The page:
Garment Factory Suspensions Lifted; Strikers Return to Work

A weeklong garment factory strike over paid leave to vote in local elections came to an end on Saturday, with workers ceding pay for all but one day of the protest period after the government intervened to have 11 workers who were suspended during the dispute reinstated, officials said.

The protest began ahead of the commune elections on June 4 after workers at the Southland factory in Phnom Penh’s Pur Senchey district were denied a request for extra paid leave—in addition to their 18 annual days—to return to their respective home communes to vote.

On Wednesday, nearly 2,000 garment workers extended the strike after 11 workers—including 10 union activists—were suspended over the dispute, spurring at least 1,000 workers to sign a petition asking for the Labor Ministry’s help.

cam photo garment hawkins KHMER
Striking workers stand outside the gates of the Southland garment factory in Phnom Penh’s Choam Chao commune last week to heckle workers leaving for the day. (Hannah Hawkins/The Cambodia Daily)

Discussions on Friday between ministry representatives, the 11 suspended workers and factory representatives resulted in the group being reinstated and the strike being called off as of Saturday morning, said Pav Sina, president of the Collective Union of Movement of Workers (CUMW).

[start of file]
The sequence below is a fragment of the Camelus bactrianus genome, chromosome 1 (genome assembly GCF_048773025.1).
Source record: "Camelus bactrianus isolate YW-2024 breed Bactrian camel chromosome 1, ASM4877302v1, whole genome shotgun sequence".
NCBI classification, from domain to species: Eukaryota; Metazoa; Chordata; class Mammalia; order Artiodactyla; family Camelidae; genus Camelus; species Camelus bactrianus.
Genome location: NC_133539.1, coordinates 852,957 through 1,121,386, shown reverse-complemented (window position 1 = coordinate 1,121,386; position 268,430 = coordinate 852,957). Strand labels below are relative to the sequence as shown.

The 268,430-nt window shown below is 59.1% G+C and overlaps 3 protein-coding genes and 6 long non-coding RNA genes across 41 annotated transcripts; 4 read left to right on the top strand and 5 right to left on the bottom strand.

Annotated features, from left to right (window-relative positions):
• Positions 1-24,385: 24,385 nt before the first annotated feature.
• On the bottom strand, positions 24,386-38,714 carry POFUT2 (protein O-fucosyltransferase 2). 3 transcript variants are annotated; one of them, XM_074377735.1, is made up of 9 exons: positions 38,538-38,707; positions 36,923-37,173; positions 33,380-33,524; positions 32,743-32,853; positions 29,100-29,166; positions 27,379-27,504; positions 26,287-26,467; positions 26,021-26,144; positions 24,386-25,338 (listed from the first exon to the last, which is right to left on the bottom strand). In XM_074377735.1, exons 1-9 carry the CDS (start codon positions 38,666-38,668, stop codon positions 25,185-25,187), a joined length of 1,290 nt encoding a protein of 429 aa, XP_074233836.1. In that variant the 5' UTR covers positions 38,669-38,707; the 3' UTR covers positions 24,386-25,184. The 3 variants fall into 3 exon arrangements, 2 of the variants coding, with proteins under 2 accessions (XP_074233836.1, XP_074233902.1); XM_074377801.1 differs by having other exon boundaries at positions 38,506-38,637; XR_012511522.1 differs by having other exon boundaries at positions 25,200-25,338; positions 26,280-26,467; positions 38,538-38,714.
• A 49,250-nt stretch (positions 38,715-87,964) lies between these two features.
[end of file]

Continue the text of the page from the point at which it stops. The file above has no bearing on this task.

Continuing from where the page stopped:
Negotiations for compensation were dismissed after the group was rehired, he added, but CUMW would “continue following and observing the general situation.”

According to Seang Vichet, who was among the group of 11, workers’ pay and annual leave would be cut to compensate for all but the first day of absence from work, while other benefits would not be affected.

“It is a biased resolution that is not acceptable, but we want to be on good terms and we don’t want to continue” the strike, Mr. Vichet said. “The workers also accepted it because they want all of us to be reinstated.”

The government-backed Cambodian Union Federation (CUF)—which workers and CUMW claim have deducted union fees from non-members—did not participate in the negotiations, Mr. Vichet added.

Neither CUF president Chuon Mom Thol nor ministry spokesman Heng Sour could be reached for comment.

Moeun Tola, executive director of labor rights organization Central, lauded the government’s intervention on behalf of the suspended workers, whom he said had been illegally suspended since the Labor Ministry had not approved the action against the union activists.

But considering the losses to both the factory and workers caused by the dispute, the government should outline new election-leave requirements for factory workers ahead of next year’s national election, he added.

“The elections are important to people. The government has the obligation to enable people to vote,” Mr. Tola said. “Why not find a win-win way so the workers can work and the companies can operate in a peaceful way?”

(Additional reporting by Janelle Retka)

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Correction: An earlier version of this story incorrectly stated that the petition to the Labor Ministry included a claim that CUF was demanding union fees from non-members. Workers made this claim to reporters separately. It also stated that the workers were denied paid leave over the commune elections. They were denied paid leave in addition to their 18 annual days.

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